Up to 20% of Brazil Center-South Cane Mills May Be Shut or Sold

As much as a fifth of the sugar- cane mills in Brazil’s center south, the world’s biggest producing region, may close or get sold this year because they are selling ethanol at a loss, according to a member of the country’s lower house.

The government’s plan to raise the blend of ethanol in gasoline to 25 percent from 20 percent in May won’t be enough to make mills profitable and an anticipated tax cut for the renewable fuel will probably reduce prices at the pump, Duarte Nogueira, a deputy who represents Sao Paulo state for the Brazilian Social Democracy Party, said today in a telephone interview.

Rising production costs have made ethanol less competitive at the pump with gasoline, which is sold at prices that are fixed by the state-controlled oil company Petroleo Brasileiro SA (PETR4), known as Petrobras. There are about 300 mills operating in the center-south region, many of which are highly indebted.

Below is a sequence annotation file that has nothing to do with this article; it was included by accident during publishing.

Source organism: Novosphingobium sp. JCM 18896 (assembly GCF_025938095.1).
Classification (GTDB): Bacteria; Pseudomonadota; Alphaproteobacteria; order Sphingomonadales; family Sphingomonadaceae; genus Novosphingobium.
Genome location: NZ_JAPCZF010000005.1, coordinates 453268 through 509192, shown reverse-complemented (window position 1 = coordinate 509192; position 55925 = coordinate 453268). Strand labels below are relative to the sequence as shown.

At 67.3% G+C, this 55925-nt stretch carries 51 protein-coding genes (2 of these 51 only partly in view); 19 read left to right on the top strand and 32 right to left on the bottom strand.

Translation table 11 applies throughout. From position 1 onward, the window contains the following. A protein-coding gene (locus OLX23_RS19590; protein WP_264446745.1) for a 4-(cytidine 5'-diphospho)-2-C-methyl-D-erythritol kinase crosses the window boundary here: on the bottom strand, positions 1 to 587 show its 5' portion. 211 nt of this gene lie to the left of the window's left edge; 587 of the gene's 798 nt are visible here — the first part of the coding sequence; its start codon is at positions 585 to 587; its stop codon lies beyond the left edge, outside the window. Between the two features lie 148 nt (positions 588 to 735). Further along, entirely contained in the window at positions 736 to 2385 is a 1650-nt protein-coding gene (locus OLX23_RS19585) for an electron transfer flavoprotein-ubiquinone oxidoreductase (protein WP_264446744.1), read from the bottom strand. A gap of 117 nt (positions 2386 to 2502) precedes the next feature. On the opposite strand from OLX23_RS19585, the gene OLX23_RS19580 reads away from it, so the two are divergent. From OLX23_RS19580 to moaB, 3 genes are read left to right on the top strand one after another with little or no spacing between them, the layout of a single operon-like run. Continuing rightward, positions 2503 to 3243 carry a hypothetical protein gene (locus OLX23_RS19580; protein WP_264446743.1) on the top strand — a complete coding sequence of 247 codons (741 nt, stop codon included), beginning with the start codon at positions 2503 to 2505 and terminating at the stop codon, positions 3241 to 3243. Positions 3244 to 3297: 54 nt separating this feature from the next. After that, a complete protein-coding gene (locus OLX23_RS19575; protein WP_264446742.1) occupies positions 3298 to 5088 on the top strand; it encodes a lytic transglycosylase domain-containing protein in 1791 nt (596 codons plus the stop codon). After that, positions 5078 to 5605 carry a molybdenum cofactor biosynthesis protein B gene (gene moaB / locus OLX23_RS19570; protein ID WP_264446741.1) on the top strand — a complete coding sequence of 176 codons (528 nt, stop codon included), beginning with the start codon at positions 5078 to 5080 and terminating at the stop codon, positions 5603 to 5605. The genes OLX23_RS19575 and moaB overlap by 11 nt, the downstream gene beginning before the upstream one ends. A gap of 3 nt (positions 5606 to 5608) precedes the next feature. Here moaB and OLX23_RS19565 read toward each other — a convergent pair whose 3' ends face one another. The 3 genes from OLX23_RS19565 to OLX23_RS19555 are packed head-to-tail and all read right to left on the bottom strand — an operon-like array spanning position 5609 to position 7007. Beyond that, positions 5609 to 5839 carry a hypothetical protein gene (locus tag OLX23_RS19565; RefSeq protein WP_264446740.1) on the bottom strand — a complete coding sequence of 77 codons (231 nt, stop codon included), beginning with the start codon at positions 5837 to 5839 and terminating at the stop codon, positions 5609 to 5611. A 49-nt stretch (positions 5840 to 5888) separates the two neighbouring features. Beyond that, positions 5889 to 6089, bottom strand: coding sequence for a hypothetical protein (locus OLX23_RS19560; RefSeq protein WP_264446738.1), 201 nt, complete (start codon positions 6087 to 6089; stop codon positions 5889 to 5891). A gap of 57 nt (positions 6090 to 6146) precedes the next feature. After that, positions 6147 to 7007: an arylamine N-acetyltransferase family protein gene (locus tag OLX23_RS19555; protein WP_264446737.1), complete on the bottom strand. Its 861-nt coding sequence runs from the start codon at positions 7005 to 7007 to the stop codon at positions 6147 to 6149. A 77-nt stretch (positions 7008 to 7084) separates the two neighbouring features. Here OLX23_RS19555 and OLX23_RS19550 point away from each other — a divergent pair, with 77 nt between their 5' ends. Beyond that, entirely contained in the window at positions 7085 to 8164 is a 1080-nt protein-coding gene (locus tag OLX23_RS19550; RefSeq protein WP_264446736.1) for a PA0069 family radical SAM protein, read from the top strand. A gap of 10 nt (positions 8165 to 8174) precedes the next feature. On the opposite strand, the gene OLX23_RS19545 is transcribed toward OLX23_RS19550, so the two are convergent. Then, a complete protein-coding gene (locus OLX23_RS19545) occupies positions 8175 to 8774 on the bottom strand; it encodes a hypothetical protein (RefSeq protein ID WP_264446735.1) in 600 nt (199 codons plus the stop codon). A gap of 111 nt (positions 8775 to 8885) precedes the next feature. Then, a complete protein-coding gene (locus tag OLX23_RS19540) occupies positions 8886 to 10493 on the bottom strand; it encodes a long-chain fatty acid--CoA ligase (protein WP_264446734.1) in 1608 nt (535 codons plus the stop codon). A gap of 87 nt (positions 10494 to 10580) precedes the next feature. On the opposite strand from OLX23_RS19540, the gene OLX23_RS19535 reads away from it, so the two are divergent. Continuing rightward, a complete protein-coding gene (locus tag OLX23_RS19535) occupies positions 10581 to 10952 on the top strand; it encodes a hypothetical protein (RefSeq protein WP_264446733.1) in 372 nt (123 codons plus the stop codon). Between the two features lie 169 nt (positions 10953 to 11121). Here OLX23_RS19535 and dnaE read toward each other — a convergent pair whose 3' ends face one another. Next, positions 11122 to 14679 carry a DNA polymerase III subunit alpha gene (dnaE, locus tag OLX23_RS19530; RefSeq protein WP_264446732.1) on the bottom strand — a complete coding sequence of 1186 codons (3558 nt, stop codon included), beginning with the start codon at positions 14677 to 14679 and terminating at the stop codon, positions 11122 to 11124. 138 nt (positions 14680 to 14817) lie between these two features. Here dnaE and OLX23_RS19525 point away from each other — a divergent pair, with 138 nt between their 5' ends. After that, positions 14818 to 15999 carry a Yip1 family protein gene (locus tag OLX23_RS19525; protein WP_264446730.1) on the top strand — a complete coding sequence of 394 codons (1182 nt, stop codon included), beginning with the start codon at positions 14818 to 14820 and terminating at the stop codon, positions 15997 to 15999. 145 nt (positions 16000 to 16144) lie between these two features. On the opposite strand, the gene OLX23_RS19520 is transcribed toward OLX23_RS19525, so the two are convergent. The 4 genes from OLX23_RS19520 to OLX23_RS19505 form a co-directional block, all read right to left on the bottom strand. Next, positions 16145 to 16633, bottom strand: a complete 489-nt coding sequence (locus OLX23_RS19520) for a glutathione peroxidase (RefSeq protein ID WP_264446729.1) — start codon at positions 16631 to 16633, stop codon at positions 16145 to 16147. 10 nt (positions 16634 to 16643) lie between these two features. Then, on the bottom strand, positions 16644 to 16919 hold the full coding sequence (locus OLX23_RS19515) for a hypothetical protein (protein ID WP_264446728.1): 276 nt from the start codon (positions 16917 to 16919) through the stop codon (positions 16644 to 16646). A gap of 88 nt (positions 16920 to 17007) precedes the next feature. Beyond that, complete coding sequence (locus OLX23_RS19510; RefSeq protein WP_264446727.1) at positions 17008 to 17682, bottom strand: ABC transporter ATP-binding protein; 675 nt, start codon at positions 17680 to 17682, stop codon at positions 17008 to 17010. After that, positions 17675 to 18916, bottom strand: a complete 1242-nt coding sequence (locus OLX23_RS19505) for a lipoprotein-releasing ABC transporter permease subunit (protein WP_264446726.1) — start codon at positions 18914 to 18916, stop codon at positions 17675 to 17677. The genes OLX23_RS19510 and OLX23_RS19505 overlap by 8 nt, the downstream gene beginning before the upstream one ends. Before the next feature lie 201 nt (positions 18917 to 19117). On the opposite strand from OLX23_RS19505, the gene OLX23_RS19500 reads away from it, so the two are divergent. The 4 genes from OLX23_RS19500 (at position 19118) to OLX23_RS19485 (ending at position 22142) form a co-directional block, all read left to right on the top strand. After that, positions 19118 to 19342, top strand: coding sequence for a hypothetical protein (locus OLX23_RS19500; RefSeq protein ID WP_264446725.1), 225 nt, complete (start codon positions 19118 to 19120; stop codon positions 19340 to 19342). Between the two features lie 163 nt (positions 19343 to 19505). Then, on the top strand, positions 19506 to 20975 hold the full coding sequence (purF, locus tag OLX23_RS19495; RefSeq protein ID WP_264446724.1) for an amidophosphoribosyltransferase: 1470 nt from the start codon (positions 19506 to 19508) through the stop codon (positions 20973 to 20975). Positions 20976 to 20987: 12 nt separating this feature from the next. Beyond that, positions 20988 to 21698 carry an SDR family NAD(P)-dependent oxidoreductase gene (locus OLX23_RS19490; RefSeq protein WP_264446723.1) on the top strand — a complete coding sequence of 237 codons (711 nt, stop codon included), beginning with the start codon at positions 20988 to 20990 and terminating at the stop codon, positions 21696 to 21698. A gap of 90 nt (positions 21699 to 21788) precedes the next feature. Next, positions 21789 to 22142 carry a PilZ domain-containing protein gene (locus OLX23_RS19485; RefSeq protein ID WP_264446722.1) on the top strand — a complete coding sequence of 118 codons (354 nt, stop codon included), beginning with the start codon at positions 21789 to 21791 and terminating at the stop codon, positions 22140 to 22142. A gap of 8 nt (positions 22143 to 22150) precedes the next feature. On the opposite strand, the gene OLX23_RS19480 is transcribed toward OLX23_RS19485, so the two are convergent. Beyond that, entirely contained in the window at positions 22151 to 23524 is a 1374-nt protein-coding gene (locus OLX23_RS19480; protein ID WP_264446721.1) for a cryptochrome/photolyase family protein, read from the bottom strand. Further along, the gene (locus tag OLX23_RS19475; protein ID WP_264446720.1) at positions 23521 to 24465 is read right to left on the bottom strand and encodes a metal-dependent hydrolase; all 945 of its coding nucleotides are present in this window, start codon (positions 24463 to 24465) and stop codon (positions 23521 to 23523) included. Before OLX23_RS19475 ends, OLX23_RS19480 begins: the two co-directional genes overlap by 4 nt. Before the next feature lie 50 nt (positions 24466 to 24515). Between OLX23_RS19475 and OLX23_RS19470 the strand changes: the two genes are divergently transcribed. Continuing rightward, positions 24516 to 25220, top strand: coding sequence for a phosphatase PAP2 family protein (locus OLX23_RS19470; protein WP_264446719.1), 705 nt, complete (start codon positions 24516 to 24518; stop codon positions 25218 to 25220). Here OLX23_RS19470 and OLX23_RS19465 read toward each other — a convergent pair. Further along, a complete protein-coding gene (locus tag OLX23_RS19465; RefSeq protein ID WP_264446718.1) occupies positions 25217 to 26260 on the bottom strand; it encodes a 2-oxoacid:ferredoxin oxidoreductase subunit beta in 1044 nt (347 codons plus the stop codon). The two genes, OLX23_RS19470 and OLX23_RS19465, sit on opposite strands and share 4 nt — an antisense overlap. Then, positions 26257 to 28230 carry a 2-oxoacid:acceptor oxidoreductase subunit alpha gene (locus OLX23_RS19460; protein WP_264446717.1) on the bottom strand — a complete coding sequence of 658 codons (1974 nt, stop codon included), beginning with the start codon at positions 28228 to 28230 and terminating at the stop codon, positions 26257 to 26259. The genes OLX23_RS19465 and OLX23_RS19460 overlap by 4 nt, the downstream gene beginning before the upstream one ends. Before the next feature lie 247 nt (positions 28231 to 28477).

Mills “are selling ethanol less than it costs to produce,” he said. “The price of gasoline should be allowed to float with the market like it does in other countries.”

Nogueira was secretary of agriculture and supply in Sao Paulo, the country’s biggest ethanol-producing state, from 2003 to 2006 and is a member of the Parliamentary Front for Farmers, a lobby group.

Brazilian ethanol has been losing market share for the past three years to gasoline, Salim Morsy, an analyst at Bloomberg New Energy Finance’s Sao Paulo office, said in a telephone interview. More than 10 percent of gasoline used in Brazil is imported and sold at a loss by Petrobras.

Ethanol sold at the pump in Brazil averaged 2.06 reais ($1.04) a liter for week ended March 13, according to the website of fuel regulator Agencia Nacional do Petroleo, Gas Natural e Biocombustiveis. Gasoline, which is generally more expensive because of its higher energy content, sold for 2.89 reais a liter.

To contact the reporter on this story: Stephan Nielsen in Sao Paulo at snielsen8@bloomberg.net

To contact the editor responsible for this story: Reed Landberg at landberg@bloomberg.net

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